When former Gov. Wendell Anderson died last week, every obituary mentioned his famous appearance on the cover of Time magazine.

The picture from a 1973 issue showed a beaming, flannel-shirted Anderson holding up a northern pike. And the headline to the story inside has entered state lore, remaining a source of great and justifiable pride to Minnesotans to this day:

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“Minnesota - A state that works.”

Is Minnesota still “a state that works”?

We’d argue that yes, in many ways it is.

But that’s not the point of this editorial.

Instead, the point of this editorial is to note that Time magazine more recently has lavished great praise on another upper Midwestern state. On July 11, Time singled out North Dakota, claiming that the low-key and neighborly nature of the Legislature sets it apart from those in the other 49 state capitols and gives North Dakotans - as the headline put it - “a government Jefferson could love.”

Hmm - not a bad headline, that.OK that.OK, so it’s not as sweeping as “a state that works,” and it’s true that neither Gov. Jack Dalrymple nor any other North Dakotan is pictured on the cover (or anywhere else).

And it’s also true that the North Dakota Legislature is just one of Time’s “240 reasons to celebrate America right now.” That was the headline on the cover, which means that to find the item about North Dakota, you had to turn to page 62.

But trust us, North Dakotans: the nearly two-page-long article is flattering nonetheless. That’s especially true because it highlights a feature of state life - the Legislature - that North Dakotans take for granted. Which will serve to remind residents of the other aspects of North Dakota life that also tend to be taken for granted, including Lake Wobegon traits such as safe streets, good schools and strong families.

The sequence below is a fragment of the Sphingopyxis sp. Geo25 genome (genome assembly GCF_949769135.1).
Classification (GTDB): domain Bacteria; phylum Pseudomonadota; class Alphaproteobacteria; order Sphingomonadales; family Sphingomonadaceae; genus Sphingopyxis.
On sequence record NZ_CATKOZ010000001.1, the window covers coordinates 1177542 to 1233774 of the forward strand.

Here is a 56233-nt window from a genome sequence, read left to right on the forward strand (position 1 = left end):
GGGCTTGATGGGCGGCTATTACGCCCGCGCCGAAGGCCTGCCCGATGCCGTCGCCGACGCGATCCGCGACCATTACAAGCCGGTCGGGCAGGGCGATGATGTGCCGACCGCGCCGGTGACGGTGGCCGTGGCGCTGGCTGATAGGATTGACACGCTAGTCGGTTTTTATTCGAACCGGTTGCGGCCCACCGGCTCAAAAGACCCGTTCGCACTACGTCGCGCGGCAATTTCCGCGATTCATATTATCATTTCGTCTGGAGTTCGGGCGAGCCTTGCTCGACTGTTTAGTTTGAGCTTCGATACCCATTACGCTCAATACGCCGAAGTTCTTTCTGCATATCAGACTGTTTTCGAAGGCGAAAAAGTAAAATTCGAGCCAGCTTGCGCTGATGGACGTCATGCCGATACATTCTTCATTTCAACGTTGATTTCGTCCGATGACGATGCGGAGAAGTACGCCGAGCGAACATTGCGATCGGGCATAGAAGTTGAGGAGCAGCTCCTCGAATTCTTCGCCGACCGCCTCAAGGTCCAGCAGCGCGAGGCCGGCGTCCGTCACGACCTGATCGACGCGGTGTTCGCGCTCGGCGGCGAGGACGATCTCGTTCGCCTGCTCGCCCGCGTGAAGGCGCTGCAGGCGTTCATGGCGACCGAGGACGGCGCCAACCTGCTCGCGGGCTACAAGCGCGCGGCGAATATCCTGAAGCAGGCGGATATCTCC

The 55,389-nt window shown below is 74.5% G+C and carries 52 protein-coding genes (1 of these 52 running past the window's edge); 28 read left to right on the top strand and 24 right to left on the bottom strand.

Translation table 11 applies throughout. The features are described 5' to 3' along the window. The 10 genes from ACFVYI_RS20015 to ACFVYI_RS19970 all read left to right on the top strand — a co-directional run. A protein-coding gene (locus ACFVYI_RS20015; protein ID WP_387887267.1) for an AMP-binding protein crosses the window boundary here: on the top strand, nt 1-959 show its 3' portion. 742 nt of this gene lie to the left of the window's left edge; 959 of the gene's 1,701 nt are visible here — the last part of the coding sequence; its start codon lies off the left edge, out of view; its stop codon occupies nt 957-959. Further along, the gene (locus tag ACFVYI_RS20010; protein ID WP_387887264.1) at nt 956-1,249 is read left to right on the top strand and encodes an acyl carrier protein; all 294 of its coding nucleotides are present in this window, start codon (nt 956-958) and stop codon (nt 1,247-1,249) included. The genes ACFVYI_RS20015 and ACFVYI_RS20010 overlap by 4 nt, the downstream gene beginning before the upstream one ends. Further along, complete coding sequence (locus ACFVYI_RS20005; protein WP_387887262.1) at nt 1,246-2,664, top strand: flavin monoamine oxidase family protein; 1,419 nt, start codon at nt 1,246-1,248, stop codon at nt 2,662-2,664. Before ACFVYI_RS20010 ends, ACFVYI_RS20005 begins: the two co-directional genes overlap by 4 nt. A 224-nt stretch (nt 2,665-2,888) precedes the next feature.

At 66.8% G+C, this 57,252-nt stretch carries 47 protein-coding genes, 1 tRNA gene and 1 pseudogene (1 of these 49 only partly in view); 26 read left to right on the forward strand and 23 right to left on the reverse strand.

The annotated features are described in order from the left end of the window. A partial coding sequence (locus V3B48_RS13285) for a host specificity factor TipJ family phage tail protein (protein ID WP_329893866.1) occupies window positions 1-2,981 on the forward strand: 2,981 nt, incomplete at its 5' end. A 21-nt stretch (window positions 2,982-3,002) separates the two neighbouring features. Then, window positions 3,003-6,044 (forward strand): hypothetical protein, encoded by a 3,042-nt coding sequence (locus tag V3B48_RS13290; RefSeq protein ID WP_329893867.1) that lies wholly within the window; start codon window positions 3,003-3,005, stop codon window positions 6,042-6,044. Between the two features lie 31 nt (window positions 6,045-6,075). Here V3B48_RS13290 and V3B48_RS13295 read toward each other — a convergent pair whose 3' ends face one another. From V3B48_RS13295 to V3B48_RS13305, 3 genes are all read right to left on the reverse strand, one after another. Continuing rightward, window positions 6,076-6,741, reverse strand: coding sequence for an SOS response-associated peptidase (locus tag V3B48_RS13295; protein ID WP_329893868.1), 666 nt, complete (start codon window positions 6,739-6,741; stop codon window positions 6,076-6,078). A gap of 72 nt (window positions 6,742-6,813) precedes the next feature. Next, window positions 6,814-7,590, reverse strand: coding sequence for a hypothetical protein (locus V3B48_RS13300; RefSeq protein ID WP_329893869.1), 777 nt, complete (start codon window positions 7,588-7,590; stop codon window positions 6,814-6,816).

Hey, maybe there’s competition for the “state that works” moniker after all.

“In many states, the Legislature is a model of dysfunction, generating frustration, jokes and the occasional indictment,” Time reports.

“Here it’s a source of quiet pride. In terms of approval ratings for state governments, ‘a really good score is 25 percent or 30 percent,’ says Karl Kurtz, formerly of the National Conference of State Legislatures. The most recent rating for North Dakota: 69 percent.”

Among the reasons for that popularity:

North Dakota’s is a citizen Legislature, one that convenes only for four months every two years, and also one that pays only a very modest wage. So, “every single legislator has got another life, they’ve got another job,” says Dalrymple in the story.

“It’s a wonderful cross section of society. It’s exactly what Jefferson had in mind.”

Here’s another telling item: “North Dakota may be the only state that guarantees every bill a floor vote, even if it lost in committee,” Time reports.

“The rule means that Ray Holmberg, who as chairman of the Senate Appropriations Committee holds a title that would demonstrate awesome clout nearly anywhere else in the U.S., can say with a straight face, ‘I have no power.’

“Bills cannot be stuffed into drawers or held hostage. The (skyscraper) capitol without a rotunda also eschews procedural filigrees that keep the public in the dark. And citizens know it. ‘If we tried to change that,’ says Republican Sen. Ron Carlisle, first elected in 1991, ‘you might as well jump off the dock, ‘cause it’s over.’”

All in all, it’s a fine portrait, one that should make North Dakotans proud. And it sure beats the publicity of years past, when residents were told their state should become a Buffalo Commons.